Tuesday, September 15, 2009

Pain And Symptom Medication Info - Ketamine For Mucositis Pain

From MDLinx:

Ketamine mouthwash for mucositis pain
Journal of Palliative Medicine, 09/01/09

Ryan AJ et al. – Ketamine swish and expectorate may be a viable treatment option in refractory mucositis pain.

A retrospective chart audit was preformed on eight patients who received ketamine mouthwash (20mg/5mL) for refractory mucositis pain.

All eight patients had mucositis pain refractory to a mucositis mixture (lidocaine, magnesium/aluminum hydroxide, and diphenhydramine) and opioids.
An improvement in mucositis pain was seen in over half (5/8) of the patients.
Four of eight patients had adverse effects that could have been associated with the ketamine mouthwash; all side effects were transient and subsided when the ketamine mouthwash was stopped.

The following articles discuss management of oral mucositis:

If you have any other articles or information, please share below in the comments or email me at:


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Welcome and thanks for visiting Onco-P.R.N. - The oncology website with a focus on all things oncology pharmacy/pain/palliative care-related. It is intended to be an information resource for those pharmacist and relevant health care professionals involved in whatever fashion with cancer and palliative care. Stay tuned for the latest and greatest links and information with respect to: oncology medications, continuing education, pharmaceutical care initiatives, pain and symptom control, supportive care topics, and whatever else that might fit into the theme.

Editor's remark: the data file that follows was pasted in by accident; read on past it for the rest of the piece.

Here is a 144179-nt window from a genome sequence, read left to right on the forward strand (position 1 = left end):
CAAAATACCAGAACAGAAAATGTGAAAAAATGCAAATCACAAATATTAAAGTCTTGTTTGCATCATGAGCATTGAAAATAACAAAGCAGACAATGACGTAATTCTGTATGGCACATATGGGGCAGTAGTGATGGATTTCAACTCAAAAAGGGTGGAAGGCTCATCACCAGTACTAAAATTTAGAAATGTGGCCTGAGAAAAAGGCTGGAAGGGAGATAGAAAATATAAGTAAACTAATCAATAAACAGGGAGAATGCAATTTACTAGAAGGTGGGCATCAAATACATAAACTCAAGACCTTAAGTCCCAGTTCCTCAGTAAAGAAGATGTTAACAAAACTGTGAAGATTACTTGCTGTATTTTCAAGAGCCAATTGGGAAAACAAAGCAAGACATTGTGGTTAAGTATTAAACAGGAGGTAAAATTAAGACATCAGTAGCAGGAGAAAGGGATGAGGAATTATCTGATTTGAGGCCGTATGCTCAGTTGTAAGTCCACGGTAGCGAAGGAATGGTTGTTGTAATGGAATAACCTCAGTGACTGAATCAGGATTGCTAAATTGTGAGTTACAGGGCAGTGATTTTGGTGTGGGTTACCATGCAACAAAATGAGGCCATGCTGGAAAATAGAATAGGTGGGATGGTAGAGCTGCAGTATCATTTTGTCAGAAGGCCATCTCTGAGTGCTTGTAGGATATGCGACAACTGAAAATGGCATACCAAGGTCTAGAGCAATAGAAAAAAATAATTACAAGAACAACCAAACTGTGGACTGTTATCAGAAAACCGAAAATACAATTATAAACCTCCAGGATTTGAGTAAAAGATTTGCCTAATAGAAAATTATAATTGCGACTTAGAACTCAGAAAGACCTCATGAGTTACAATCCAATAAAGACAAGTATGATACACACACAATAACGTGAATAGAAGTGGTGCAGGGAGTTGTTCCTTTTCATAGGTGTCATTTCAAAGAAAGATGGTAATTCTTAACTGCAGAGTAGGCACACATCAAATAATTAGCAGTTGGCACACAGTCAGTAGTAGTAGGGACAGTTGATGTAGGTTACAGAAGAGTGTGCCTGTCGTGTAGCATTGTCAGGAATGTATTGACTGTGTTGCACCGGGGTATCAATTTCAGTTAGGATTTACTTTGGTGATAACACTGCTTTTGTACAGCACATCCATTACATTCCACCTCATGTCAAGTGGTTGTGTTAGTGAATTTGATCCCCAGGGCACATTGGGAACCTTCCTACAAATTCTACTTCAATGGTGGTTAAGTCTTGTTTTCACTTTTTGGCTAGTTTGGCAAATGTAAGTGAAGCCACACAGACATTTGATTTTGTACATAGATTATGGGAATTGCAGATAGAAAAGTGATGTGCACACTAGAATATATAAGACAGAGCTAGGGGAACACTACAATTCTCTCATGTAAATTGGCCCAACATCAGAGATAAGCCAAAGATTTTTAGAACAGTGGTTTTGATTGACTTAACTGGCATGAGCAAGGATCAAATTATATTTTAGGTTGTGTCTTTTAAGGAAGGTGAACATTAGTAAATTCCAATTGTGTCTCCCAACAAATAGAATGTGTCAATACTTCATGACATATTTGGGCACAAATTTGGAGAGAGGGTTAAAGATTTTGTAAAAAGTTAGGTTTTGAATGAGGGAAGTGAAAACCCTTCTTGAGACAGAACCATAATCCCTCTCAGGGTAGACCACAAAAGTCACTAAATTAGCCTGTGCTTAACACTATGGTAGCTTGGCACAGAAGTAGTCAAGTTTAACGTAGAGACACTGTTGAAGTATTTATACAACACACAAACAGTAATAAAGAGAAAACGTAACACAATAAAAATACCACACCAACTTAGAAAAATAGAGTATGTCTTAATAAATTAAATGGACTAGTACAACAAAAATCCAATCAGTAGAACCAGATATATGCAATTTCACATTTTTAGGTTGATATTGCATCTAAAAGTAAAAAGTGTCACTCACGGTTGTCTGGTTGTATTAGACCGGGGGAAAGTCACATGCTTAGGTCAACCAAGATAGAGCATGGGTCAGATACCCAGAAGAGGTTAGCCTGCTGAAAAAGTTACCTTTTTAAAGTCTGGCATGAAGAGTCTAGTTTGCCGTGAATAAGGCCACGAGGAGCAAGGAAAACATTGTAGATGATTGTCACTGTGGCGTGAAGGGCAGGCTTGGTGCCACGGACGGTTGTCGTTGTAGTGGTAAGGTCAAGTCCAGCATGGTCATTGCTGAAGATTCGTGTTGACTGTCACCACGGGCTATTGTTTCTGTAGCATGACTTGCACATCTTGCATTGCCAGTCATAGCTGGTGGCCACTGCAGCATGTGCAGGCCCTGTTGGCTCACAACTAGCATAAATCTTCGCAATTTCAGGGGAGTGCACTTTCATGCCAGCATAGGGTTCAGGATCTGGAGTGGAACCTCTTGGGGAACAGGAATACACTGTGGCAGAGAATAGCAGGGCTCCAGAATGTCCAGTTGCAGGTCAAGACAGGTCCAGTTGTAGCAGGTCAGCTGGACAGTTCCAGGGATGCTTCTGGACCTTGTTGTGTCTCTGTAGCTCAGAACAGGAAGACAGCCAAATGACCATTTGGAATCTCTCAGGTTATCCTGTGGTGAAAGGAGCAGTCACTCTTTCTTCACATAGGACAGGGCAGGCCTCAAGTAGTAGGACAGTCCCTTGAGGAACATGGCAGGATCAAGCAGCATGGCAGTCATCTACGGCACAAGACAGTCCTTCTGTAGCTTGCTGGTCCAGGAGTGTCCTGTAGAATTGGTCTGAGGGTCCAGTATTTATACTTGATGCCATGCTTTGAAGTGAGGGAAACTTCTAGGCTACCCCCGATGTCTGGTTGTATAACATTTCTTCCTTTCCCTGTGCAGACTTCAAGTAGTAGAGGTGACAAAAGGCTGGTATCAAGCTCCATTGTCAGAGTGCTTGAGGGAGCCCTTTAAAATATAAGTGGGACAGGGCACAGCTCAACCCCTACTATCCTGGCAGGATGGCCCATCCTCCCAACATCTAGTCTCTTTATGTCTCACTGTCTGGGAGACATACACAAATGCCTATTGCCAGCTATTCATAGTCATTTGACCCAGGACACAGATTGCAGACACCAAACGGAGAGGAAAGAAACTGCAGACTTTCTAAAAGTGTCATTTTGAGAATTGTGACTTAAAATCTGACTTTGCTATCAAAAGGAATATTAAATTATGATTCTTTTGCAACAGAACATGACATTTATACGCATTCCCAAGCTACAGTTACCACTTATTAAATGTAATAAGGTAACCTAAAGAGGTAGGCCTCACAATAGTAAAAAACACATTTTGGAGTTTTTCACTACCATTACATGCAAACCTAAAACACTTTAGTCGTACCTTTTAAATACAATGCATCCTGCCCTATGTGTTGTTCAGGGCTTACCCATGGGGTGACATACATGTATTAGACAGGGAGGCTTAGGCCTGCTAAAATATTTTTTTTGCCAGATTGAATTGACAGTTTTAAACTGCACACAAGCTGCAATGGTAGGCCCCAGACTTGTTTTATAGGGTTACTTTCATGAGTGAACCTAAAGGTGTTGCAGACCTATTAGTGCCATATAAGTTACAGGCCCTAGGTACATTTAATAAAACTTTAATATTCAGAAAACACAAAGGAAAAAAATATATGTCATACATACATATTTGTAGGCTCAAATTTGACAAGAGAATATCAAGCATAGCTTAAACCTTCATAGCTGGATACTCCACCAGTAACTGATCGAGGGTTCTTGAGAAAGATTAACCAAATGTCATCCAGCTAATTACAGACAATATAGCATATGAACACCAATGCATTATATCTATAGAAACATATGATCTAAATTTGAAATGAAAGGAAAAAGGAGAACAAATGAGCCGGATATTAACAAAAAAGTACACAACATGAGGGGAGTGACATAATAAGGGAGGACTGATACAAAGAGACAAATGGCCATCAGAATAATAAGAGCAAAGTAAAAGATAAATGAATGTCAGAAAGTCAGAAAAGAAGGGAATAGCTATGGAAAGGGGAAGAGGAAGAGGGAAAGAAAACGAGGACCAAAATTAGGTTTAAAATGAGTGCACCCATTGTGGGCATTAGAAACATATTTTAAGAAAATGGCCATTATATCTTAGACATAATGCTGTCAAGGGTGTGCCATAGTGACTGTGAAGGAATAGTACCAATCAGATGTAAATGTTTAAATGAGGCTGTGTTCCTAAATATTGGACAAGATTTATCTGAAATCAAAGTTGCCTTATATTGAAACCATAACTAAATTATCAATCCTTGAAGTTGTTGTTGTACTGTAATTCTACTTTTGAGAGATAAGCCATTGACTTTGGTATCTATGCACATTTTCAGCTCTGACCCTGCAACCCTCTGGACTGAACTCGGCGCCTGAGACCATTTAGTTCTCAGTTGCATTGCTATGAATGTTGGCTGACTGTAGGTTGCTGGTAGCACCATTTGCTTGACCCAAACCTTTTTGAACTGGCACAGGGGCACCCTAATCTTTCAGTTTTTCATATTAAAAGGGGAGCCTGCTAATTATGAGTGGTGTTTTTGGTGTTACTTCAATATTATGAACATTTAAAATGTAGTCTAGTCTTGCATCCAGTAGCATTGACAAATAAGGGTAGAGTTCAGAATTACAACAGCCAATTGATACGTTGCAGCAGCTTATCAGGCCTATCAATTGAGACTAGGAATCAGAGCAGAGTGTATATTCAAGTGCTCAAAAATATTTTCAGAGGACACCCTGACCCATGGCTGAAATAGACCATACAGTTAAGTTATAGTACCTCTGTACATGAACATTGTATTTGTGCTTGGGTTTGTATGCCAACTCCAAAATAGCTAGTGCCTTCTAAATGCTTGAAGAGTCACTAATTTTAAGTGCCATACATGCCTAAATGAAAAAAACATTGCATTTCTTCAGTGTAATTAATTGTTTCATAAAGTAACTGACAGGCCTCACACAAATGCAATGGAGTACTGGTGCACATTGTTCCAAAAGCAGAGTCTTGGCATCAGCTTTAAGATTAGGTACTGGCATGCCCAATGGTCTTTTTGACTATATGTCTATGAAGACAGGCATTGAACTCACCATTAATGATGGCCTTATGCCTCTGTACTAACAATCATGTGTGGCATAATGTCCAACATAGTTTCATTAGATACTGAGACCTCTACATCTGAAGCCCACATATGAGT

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Pharmacy History

"The earliest known compilation of medicinal substances was ARIANA the Sushruta Samhita, an Indian Ayurvedic treatise attributed to Sushruta in the 6th century BC. However, the earliest text as preserved dates to the 3rd or 4th century AD.
Many Sumerian (late 6th millennium BC - early 2nd millennium BC) cuneiform clay tablets record prescriptions for medicine.[3]

Ancient Egyptian pharmacological knowledge was recorded in various papyri such as the Ebers Papyrus of 1550 BC, and the Edwin Smith Papyrus of the 16th century BC.

The earliest known Chinese manual on materia medica is the Shennong Bencao Jing (The Divine Farmer's Herb-Root Classic), dating back to the 1st century AD. It was compiled during the Han dynasty and was attributed to the mythical Shennong. Earlier literature included lists of prescriptions for specific ailments, exemplified by a manuscript "Recipes for 52 Ailments", found in the Mawangdui tomb, sealed in 168 BC. Further details on Chinese pharmacy can be found in the Pharmacy in China article."

From Wikipedia:

Journal of Palliative Medicine - Table of Contents

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